How to Prevent Fireplace Chimney Fires - PowerPoint PPT Presentation

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How to Prevent Fireplace Chimney Fires

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To prevent a chimney fire one must be sure it’s clean, that the chimney doesn’t have a massive buildup of soot or creosote and is properly build. Some factors may warn you that the chimney might go up in flames. For more information, visit . – PowerPoint PPT presentation

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Date added: 7 December 2018
Slides: 3
Provided by: allstarchimneysweep

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Title: How to Prevent Fireplace Chimney Fires


1
  • How to Prevent Chimney Fires
  • The chimney is more than just an architectural
    structure in your home. It has an important
    function which is to carry toxic gases emanating
    from the fireplace, furnace or stove out of your
    home. As you unwind in front of your fireplace
    and bask in the sparkling flame, the condition
    of your chimney is probably the farthest in your
    mind. However, the truth is, if you do not spare
    a thought for the health of your chimney then
    that relaxation might not last.
  • This is because dirty chimneys are prone to
    chimney fires, which can lead to injuries and can
    also damage structures as well as homes.
  • Warning Signs
  • To prevent a chimney fire one must be sure its
    clean, that the chimney doesnt have a massive
    buildup of soot or creosote and is properly
    build. Some factors may warn you that the
    chimney might go up in flames. Whenever the
    following signs appear, its best to call a
    professional chimney sweep or to get rid of it
    immediately
  • A loud popping and cracking noise and a lot of
    dense smoke. It can create an intense smell that
    emanates out of your chimney
  • A massive buildup of a dark brown or black powder
    in your chimney, which can be creosote or soot.
    Creosote flakes and pieces found on the roof or
    ground are also a cause of worry and should be
    cleaned immediately
  • The warped metal of the damper, a warped metal
    smoke chamber connector pipe or a warped
    factory-built metal chimney
  • Cracked or collapsed flue tiles, or tiles with
    large chunks missing
  • Discolored or a distorted rain cap
  • Damaged roofing material, which is mainly caused
    by hot creosote
  • Cracks in exterior masonry
  • Evidence of smoke escaping through mortar joints
    of masonry or tile liners.
  • Chimney fires can be explosive and easily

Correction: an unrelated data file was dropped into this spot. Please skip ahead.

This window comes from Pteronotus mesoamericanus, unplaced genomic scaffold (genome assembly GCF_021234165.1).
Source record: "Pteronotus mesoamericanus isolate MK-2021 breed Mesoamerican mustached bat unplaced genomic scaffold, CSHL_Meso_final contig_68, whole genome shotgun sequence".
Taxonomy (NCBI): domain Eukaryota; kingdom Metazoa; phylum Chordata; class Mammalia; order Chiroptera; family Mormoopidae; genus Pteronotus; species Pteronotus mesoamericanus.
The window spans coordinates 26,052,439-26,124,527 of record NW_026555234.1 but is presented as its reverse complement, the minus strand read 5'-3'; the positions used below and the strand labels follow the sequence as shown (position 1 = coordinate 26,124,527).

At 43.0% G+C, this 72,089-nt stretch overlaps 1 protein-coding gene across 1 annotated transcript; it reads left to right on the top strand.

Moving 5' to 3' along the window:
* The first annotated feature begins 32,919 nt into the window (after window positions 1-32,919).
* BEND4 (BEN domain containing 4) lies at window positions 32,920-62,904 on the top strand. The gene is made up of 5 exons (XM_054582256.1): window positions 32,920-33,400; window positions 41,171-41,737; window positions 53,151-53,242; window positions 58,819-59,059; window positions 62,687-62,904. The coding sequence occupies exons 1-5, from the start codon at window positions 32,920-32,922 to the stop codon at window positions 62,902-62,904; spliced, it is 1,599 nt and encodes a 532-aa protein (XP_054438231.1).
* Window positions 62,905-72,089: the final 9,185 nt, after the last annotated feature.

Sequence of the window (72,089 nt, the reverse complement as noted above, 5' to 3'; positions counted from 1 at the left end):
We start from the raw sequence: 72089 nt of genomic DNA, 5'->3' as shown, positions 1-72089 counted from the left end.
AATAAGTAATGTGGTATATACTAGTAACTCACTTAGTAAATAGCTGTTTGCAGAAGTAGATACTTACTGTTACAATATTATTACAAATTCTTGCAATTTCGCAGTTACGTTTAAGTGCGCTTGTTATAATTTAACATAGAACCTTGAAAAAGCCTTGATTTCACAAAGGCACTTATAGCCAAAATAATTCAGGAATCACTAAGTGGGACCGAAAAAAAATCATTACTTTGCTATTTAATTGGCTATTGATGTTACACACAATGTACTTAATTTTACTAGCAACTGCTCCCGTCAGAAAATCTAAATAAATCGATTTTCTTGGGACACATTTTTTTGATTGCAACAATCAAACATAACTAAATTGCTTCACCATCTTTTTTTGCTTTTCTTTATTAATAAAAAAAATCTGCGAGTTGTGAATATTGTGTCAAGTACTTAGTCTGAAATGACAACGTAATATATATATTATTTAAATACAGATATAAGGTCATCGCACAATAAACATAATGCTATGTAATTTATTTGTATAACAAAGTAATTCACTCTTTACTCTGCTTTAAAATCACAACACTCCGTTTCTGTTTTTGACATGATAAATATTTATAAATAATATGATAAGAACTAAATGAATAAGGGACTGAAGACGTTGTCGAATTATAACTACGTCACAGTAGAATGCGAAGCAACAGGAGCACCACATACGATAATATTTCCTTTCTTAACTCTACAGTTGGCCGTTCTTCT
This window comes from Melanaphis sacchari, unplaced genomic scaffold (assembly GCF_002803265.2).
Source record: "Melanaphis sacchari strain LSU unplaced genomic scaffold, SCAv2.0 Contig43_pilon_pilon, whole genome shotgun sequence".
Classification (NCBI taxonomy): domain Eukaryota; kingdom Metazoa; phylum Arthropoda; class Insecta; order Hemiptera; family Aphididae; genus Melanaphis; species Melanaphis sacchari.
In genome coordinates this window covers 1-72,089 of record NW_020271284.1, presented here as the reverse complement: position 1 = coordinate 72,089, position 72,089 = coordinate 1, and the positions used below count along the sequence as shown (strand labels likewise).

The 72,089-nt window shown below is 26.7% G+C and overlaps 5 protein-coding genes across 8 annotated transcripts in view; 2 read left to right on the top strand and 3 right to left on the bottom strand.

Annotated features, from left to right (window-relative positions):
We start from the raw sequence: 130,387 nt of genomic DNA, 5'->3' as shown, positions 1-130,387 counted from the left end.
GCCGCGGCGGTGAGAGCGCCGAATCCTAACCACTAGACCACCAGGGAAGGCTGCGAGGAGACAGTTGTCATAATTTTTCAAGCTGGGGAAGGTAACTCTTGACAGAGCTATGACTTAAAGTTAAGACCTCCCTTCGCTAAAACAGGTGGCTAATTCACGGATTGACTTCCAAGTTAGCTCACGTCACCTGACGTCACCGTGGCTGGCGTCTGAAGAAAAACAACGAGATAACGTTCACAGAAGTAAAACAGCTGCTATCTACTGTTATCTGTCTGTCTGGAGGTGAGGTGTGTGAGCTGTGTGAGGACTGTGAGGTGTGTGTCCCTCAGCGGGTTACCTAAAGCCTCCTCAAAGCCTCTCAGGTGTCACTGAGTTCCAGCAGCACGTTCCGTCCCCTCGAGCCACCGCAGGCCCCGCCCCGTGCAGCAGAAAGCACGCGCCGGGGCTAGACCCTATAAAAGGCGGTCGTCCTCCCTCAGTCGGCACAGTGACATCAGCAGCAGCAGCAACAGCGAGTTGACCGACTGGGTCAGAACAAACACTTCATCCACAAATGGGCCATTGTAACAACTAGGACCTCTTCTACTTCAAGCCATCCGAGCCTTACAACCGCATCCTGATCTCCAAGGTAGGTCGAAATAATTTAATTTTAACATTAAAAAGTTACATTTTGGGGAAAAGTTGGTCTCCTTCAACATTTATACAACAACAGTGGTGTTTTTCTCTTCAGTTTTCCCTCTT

conspicuous to neighbors and passersby.
  • However, some are less dramatic due to the fact
    that they do not get enough air to fuel them and
    one would only notice during a chimney
    inspection. Still, they can cause damage to the
    chimney structure.

2
  • What are the effects of chimney fires on
  • Factory Built Metal Chimneys
  • Most factory-built metal chimneys require special
    tests before they are installed. These include
    testing the ability of the chimney to withstand
    high flue temperatures without sustaining
    damage. However, if there is a chimney fire,
    damages might still occur and factory-built
    metal chimneys will need to be replaced if
    damaged in any way.
  • Masonry Chimneys
  • Regardless of whether the flue is older, tile
    lined chimney fires in a masonry chimney can
    melt mortar, crack tiles and damage the outer
    masonry material. This happens mostly when
    thermal shock occurs causing tiles to crack and
    mortar displaced. This gives a leeway to flames
    and is extremely hazardous.
  • How to Prevent a Chimney Fire
  • Use dry wood. Wet wood does not burn as hot as
    dry wood and churns out more smoke. Wet wood
    often leads to rapid creosote buildup.
  • Clean your chimney. It is often easy to tell if
    the stove pipe needs cleaning, i.e. when the
    smoke does not draft up but comes out of the
    door.
  • Burn your wood stove daily. Burning wood stove
    hot enough on a regularly will help prevent
  • the buildup of creosote.
  • Use creosote remover powder. This is a powdery
    substance that when put in woodstove before
    burning a hot fire turns the creosote into a
    powder. This does not in any way substitute for
    cleaning your chimney, but rather helps reduce
    creosote and minimizes chances of a creosote
    chimney fire.
  • Burn the hardest firewood you can find. Softwood
    has a lot of pitch in them which also
    contributes to the creosote buildup and chimney
    fire.
  • Regular chimney cleaning. Ensure regular cleaning
    of your fireplace interior including the floor.
    Also, vacuum and ensure you wear protective gear
    while cleaning your fireplace.
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